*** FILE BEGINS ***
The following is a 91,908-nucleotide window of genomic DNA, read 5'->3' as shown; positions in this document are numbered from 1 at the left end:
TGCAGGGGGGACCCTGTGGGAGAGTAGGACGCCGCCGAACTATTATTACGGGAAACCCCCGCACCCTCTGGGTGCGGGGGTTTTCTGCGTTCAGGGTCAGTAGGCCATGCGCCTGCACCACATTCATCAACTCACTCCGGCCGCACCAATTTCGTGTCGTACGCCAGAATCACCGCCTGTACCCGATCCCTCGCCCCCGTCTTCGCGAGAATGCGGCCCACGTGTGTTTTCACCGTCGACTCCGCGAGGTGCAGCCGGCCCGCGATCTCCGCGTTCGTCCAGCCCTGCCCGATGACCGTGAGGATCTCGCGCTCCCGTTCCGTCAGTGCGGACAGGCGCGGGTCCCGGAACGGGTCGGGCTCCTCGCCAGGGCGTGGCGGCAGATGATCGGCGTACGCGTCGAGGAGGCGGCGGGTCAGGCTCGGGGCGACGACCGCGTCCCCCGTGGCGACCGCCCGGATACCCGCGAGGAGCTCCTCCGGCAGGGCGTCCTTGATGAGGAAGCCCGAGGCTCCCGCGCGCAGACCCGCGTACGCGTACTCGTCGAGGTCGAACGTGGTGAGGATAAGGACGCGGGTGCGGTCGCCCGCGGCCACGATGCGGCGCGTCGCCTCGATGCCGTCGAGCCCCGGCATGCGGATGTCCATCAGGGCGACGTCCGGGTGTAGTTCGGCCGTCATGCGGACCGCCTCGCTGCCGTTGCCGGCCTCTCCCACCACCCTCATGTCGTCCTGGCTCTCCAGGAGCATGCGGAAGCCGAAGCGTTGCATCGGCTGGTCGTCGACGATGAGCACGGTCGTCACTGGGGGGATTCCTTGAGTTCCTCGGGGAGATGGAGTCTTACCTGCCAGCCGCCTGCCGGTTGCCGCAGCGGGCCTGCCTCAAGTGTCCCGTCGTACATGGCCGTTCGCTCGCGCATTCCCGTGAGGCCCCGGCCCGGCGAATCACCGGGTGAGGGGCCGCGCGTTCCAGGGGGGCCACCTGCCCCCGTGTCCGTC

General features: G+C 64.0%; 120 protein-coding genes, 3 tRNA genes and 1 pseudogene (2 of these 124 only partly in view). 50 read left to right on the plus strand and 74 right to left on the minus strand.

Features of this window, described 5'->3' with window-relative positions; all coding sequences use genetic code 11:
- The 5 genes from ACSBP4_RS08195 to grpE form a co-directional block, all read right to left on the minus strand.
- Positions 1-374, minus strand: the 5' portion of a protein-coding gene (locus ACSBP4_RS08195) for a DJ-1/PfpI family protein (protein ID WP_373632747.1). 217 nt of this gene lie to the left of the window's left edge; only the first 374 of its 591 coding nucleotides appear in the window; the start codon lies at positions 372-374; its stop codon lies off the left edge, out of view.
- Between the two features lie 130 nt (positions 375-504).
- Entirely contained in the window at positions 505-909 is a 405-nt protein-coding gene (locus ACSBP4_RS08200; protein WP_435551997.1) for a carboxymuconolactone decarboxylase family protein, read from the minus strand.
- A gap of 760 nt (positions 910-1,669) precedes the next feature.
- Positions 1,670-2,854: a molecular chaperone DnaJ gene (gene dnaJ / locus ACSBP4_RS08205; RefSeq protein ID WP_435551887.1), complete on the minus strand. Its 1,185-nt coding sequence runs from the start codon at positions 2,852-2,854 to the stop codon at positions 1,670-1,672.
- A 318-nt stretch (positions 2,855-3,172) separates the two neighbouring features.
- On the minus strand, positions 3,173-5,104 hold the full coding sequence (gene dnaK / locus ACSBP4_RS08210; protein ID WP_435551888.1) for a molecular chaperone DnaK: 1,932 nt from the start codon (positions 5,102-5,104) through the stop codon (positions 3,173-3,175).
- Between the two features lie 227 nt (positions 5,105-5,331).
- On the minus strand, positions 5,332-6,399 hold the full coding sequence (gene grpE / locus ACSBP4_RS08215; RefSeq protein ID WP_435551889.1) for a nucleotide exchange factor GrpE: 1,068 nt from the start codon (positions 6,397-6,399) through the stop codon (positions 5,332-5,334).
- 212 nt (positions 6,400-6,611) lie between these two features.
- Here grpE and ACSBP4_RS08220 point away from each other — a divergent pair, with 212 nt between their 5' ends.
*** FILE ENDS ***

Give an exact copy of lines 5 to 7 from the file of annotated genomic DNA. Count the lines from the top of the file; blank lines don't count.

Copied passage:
- The 5 genes from ACSBP4_RS08195 to grpE form a co-directional block, all read right to left on the minus strand.
- Positions 1-374, minus strand: the 5' portion of a protein-coding gene (locus ACSBP4_RS08195) for a DJ-1/PfpI family protein (protein ID WP_373632747.1). 217 nt of this gene lie to the left of the window's left edge; only the first 374 of its 591 coding nucleotides appear in the window; the start codon lies at positions 372-374; its stop codon lies off the left edge, out of view.
- Between the two features lie 130 nt (positions 375-504).